A Flailing Trump Pushes Questionable Voter Numbers

Donald Trump speaking at the 2017 Conservative Political Action Conference (CPAC)
President Trump, still looking for a narrative after his disastrous government shutdown did immeasurable damage to the country, took to Twitter to share some numbers he believes about voter fraud.

In a move similar to his 2016 voter fraud claims, he once again argued about non-citizens voting. While Trump won in 2018, he lost the popular vote -- and Trump tried to claim that was only due to voter fraud suppressing his numbers.

The GOP also suffered tremendous loses in the 2018 midterms.

A study by a Loyola Law School professor, Justin Levitt, tracked United States elections from 2000-2014. Out of more than 1 billion votes, they could only confirm 31 instances of voter fraud. Additionally, only four documented cases of voter fraud were discovered in 2016.

President Trump's own commission on voting fraud shut down last January, after finding no evidence of widespread voter fraud. 

Trump's source for his numbers was a tweet by Ken Paxton, the current Texas Attorney General. He retweeted Paxton’s claim as well.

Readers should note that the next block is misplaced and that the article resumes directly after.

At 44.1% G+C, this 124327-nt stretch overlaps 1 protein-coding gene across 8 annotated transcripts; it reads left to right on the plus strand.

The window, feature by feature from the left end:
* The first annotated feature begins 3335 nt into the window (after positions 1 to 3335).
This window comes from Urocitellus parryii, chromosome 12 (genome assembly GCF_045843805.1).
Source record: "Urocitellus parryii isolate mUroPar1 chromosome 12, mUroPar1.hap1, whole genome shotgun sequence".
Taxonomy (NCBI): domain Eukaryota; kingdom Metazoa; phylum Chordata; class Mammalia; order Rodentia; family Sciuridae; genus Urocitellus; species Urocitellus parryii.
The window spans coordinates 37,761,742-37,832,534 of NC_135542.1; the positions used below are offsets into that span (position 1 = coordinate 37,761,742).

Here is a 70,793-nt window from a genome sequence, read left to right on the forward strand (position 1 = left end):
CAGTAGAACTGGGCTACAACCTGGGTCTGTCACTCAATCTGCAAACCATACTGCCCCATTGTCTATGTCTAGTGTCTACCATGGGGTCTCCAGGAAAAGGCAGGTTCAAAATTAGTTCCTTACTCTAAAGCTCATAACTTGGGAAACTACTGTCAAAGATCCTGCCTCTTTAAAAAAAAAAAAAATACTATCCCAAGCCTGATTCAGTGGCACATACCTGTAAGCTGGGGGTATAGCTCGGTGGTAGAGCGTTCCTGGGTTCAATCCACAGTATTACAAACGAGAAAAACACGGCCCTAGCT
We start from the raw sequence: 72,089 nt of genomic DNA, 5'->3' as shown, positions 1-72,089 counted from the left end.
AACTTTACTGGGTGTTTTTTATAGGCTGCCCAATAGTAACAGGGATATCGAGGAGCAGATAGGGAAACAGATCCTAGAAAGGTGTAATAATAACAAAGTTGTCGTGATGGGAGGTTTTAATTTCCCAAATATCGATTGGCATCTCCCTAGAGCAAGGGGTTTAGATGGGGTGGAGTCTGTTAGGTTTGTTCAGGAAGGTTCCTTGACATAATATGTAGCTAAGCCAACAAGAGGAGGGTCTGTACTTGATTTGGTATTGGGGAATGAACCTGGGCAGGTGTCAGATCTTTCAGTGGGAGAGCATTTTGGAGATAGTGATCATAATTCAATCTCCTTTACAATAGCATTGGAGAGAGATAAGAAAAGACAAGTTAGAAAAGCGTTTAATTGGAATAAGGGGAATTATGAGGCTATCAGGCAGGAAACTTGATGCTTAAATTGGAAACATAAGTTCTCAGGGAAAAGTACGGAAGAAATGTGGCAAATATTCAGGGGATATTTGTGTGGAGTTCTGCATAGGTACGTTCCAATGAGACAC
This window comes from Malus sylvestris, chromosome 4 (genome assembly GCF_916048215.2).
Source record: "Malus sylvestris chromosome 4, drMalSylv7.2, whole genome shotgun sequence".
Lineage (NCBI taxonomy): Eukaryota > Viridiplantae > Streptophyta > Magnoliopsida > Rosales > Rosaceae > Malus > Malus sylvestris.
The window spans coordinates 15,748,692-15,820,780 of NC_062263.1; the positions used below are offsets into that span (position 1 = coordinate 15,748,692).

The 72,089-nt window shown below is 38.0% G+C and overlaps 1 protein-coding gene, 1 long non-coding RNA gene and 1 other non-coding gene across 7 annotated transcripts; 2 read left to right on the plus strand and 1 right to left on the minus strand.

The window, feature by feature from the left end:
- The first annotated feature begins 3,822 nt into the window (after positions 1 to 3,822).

The numbers Paxton are citing are suspect. For one, they cover a 22-year time period from 1996 to 2018. There remains, however, no evidence that any of these people voted fraudulently in the 2018 midterms.

What's more, the data does not state that 58,000 non-citizens voted: these were emphasized as weak matches, with many of those listed being in the process of becoming naturalized citizens. 

Many names in that sample are also likely in error, potentially based on a name match alone, but not the same individual. Even the head of the Texas Association of Elections Administrators, Chris Davis, has requested patience, knowing that these number lack appropriate verification. Nevertheless, President Trump moved forward on these claims.

President Trump seems to be once again trying to create a narrative of voter fraud, akin to his post-2016 mantra that "millions" voted illegally in California, in spite of a clear lack of proof.

Image by Gage Skidmore via Flickr and a CC license

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